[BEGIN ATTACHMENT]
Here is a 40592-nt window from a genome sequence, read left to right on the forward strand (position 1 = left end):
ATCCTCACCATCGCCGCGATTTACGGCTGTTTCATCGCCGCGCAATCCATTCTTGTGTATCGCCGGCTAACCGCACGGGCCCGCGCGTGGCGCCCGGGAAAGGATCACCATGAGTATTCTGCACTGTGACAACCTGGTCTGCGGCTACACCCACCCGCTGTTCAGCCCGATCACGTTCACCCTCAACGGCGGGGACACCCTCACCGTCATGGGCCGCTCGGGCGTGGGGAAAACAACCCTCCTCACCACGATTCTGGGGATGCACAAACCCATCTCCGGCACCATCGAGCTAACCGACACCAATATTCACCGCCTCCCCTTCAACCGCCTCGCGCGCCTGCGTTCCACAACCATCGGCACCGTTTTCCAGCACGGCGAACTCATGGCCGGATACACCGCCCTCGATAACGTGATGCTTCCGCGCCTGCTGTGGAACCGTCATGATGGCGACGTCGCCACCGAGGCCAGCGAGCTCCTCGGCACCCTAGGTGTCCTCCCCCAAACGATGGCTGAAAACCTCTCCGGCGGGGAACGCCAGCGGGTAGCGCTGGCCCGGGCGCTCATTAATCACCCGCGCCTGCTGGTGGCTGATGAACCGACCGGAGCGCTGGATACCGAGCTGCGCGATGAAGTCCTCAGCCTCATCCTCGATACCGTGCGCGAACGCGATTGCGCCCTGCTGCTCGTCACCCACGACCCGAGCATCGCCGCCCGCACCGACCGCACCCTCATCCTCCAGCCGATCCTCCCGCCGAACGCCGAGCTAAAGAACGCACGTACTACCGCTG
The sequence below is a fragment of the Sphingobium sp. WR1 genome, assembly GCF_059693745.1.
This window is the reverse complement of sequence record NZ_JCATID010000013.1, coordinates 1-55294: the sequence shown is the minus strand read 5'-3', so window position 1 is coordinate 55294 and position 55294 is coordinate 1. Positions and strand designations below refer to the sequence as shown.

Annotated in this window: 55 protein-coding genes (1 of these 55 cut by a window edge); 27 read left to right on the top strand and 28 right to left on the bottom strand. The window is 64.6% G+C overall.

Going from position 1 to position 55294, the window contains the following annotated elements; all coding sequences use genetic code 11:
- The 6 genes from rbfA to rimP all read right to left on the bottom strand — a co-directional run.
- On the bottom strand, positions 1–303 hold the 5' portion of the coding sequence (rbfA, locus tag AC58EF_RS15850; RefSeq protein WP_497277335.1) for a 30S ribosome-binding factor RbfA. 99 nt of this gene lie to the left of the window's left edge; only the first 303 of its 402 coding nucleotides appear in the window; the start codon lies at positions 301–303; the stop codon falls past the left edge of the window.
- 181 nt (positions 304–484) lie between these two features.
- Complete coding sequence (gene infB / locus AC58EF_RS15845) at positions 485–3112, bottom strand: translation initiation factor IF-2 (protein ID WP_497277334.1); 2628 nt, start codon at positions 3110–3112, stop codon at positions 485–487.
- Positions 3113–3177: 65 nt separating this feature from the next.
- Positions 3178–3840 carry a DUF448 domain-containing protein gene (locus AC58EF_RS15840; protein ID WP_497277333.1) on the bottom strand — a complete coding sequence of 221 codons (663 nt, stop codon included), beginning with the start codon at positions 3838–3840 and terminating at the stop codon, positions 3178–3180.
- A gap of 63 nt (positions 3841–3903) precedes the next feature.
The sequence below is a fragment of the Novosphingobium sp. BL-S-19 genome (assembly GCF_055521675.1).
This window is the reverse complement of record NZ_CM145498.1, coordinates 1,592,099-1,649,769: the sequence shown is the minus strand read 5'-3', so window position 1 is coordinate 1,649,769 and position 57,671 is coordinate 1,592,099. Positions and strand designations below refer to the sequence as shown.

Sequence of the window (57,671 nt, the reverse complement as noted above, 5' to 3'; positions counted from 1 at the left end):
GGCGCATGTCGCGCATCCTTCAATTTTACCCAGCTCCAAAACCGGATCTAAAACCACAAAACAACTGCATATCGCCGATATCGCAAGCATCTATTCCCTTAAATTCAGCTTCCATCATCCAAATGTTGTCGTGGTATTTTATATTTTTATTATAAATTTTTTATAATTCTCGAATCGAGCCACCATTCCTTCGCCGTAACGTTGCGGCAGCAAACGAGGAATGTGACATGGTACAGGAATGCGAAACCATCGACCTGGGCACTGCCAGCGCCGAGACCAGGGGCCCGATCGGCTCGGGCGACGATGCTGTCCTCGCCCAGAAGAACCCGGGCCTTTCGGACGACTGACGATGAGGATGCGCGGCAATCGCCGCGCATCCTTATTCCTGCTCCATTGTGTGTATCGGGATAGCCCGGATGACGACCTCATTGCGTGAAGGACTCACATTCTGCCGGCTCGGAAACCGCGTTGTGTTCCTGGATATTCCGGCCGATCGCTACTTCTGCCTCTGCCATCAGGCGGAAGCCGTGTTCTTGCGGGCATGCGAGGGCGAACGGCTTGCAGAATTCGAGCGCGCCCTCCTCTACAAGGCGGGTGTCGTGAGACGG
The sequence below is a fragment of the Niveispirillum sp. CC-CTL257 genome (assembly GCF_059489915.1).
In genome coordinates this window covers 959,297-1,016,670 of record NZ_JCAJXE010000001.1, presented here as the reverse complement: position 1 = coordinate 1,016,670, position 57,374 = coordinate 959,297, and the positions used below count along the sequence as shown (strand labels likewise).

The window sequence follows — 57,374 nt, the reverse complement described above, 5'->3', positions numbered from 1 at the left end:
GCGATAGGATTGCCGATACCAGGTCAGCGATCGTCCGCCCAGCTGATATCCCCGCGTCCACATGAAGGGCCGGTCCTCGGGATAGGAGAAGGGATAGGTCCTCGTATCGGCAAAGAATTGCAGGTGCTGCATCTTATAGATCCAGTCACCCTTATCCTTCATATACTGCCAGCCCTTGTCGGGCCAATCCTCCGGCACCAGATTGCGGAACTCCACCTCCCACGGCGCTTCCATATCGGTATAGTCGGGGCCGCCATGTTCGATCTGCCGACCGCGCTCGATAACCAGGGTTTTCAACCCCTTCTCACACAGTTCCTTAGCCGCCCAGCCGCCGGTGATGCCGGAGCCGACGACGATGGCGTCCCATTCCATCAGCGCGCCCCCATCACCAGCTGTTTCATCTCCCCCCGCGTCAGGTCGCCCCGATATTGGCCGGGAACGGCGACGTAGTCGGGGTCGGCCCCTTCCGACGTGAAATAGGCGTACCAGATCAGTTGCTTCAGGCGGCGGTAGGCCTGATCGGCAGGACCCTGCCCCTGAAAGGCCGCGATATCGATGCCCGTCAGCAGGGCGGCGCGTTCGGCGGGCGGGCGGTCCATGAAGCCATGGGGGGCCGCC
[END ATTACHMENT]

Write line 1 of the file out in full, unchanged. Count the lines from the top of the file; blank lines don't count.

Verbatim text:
Here is a 40592-nt window from a genome sequence, read left to right on the forward strand (position 1 = left end):